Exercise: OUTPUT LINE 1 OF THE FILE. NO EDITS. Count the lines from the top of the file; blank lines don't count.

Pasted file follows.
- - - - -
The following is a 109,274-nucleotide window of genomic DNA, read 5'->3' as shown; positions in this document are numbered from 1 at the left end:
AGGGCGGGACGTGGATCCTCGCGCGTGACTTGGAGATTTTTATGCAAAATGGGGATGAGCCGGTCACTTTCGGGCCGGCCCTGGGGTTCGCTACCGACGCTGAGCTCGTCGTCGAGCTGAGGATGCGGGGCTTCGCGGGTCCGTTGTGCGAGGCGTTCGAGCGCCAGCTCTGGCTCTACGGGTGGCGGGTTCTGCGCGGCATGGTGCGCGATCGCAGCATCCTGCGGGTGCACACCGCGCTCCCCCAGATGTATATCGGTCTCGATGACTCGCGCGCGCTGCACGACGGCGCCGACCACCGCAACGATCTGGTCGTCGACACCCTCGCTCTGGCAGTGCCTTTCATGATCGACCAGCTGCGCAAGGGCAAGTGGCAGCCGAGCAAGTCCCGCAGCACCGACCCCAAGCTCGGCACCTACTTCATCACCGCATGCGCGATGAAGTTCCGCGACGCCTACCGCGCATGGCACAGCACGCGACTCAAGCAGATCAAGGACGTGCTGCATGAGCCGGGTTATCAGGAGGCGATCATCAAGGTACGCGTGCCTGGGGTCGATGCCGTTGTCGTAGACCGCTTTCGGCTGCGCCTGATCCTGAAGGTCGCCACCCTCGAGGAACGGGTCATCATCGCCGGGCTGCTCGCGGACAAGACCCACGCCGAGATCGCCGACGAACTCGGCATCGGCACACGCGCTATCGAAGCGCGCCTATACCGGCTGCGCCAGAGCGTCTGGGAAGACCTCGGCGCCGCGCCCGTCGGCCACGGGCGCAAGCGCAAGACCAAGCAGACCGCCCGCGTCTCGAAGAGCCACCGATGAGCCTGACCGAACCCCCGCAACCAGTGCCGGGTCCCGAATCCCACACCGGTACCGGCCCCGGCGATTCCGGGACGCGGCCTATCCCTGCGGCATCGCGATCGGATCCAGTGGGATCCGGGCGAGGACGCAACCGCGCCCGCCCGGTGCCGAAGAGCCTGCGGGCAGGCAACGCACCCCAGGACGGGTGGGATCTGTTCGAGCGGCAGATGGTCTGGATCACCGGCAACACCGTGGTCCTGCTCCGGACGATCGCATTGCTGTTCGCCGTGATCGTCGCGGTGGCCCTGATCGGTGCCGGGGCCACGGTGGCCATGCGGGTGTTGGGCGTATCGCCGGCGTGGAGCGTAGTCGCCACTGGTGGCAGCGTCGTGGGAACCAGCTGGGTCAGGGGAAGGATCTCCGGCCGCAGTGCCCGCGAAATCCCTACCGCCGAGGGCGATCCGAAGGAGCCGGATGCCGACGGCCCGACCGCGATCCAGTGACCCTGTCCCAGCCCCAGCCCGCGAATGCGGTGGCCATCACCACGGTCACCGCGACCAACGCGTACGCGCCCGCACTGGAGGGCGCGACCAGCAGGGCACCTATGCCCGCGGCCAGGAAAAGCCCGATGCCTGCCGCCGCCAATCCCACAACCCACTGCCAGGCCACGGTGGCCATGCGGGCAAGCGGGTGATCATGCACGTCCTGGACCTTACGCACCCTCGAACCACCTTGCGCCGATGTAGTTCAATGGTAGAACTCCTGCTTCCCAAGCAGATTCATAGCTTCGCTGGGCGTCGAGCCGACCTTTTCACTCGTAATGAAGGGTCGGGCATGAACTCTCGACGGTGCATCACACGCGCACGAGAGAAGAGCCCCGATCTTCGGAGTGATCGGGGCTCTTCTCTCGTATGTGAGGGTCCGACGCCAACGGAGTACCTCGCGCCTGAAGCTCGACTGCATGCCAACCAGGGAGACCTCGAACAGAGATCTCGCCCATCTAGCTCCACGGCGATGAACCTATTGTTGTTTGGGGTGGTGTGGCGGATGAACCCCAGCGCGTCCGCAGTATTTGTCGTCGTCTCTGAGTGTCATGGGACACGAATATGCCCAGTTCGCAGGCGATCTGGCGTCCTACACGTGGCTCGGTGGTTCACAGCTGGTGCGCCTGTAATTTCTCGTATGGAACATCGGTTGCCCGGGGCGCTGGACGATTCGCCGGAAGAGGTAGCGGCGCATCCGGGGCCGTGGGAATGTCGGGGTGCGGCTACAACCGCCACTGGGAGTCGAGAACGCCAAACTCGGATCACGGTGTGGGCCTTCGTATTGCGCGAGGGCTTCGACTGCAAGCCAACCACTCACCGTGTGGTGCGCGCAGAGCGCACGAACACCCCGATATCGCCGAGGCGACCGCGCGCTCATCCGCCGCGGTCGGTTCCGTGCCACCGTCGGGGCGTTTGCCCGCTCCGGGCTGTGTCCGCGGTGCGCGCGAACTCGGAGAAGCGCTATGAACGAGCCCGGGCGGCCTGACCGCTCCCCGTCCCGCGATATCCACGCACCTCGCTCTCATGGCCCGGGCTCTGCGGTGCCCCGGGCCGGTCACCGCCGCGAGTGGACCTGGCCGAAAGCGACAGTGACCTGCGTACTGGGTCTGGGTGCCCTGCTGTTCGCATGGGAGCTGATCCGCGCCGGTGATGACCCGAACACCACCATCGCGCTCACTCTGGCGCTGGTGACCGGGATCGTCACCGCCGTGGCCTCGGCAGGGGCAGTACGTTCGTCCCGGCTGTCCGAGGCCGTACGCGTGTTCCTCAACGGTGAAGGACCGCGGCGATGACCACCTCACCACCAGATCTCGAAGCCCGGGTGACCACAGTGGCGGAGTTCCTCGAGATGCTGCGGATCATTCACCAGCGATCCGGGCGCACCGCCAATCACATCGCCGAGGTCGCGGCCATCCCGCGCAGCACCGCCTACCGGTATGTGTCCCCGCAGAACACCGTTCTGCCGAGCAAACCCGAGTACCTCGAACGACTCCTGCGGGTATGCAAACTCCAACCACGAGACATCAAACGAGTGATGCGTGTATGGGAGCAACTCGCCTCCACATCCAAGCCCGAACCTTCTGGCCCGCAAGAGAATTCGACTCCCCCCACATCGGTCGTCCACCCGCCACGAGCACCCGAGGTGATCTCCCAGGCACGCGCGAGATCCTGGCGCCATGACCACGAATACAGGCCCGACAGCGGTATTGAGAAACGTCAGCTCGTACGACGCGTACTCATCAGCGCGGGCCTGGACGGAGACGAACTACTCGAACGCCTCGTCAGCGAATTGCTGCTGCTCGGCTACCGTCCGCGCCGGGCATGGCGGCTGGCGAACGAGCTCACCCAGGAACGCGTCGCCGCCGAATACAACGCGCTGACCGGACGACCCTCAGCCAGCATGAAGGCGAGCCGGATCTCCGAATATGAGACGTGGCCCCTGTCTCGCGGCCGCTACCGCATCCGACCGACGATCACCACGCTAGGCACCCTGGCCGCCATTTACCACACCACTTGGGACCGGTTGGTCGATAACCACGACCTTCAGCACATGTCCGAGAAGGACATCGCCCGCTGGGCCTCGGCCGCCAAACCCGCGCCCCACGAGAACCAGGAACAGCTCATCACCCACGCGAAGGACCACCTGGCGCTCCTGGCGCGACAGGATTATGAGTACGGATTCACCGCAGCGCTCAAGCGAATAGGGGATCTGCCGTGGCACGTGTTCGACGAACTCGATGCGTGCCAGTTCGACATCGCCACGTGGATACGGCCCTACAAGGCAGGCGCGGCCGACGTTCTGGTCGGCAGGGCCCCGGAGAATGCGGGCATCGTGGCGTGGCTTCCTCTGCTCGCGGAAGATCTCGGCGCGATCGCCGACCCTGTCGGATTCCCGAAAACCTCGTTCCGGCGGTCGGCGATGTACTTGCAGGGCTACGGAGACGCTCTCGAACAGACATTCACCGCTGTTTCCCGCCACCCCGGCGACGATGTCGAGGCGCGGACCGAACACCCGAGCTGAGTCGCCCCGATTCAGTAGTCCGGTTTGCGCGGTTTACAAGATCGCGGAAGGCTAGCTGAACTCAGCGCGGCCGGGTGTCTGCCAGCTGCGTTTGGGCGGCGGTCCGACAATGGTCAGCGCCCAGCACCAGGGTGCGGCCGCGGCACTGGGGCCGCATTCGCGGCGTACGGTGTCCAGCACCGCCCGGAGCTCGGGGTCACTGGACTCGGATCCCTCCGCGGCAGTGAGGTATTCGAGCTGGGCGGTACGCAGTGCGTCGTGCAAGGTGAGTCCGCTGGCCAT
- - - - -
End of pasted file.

The following is a 109,274-nucleotide window of genomic DNA, read 5'->3' as shown; positions in this document are numbered from 1 at the left end: